Critics’ Picks

Red Speed, 2008, car, cardboard, paint, silver foil paper, adhesive tape, marker pen, stickers, plastic, four plastic shields mounted on MDF board, sixteen trophies (metal, glass, marble, MDF, wood), and calculator, 4' 7“ x 8' 8 3/8” x 17' 6 5/8". Installation view.

Mexico City

Thomas Hirschhorn

Gob. Rafael Rebollar 94, Col. San Miguel Chapultapec
March 14–April 27

Thomas Hirschhorn’s current exhibition, “Poor Tuning,” presents ten pimped-out race cars parked, as though after a contest, in two symmetric rows angled toward each other. Multicolored bunting crisscrosses the ceiling and runs out through the space’s open garage door, creating a celebratory and welcoming carnivalesque air. Bought locally and used, the cars have been retrofitted, in Hirschhorn’s signature fashion, with cheap materials and recyclables. Like the DIY work of a die-hard car enthusiast on a tight budget, the makeshift race cars are hyperbolically and lovingly tricked out. Covered with stickers and exclamatory phrases written in marker and tape, customized with baroque wings and exaggerated grills, reupholstered in foil or tape, augmented with rocket engines under or over open hoods, outfitted with menacing tire-shredding hubcaps, and buttressed with interior structures of paper tubing, the cars look prepared for stunts worthy of Quentin Tarantino’s Death Proof (2007). We witness the cult of spectacular customization. Each fetishized machine has been theatrically named, forming something like a typology of the hot rod: Death Car, Mexican Touch, Techno Champ, Pro Type, Ghost Catcher, Real Trasher, Natural Performer, Yellow Power, Red Speed, and Black Exhaust (all 2008).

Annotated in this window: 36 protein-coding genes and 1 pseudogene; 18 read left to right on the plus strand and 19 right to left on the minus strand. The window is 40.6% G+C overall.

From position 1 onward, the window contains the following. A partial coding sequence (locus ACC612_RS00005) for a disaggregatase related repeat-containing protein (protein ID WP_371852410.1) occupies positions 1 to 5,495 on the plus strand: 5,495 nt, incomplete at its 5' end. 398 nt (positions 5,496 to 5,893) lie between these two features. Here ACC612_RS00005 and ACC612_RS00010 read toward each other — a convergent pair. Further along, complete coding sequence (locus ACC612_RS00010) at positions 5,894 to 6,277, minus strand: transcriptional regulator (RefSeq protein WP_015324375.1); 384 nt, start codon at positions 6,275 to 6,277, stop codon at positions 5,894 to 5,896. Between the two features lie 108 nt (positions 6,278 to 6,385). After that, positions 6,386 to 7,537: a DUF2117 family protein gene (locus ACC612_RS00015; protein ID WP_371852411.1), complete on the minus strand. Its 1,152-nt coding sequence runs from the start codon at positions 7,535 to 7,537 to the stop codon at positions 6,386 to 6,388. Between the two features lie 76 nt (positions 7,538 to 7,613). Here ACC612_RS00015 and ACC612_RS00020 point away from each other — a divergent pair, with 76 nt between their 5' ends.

As opposed to Hirschhorn’s relatively uninspired concurrent installation at the nearby Museo Tamayo Arte Contemporaneo, “Poor Tuning” invites reflection related to the locality of its site, both in the openness of the gallery’s warehouse space, evocative of an auto mechanic’s garage, and in its proximity to Mexico City’s Colonia Hipodromo-Condesa neighborhood, a now-desirable destination urbanized at the turn of the past century around what used to be a large horse-racing track, the Hipódromo. An ad hoc “dromology” (a term issuing from the Greek word dromos that Paul Virilio has used to signify the science of racing and speed) drives “Poor Tuning.” Absurdity of form paired with exaggeratedly decorative sloganeering satirizes the capitalistic obsession with speed and high performance, which perpetually escalates in tandem with our ever-advancing techno-centrism. But with accelerated speed come high-impact crashes, fatal collisions, and broken bones. Hirschhorn develops an art of the anticipated accident, acknowledging catastrophe as the hidden face of technological advancement. Accordingly, death colors the winning car bloody: Red Speed is symbolically awarded an array of soccer trophies and an ominously oversize calculator at the foot of its front bumper.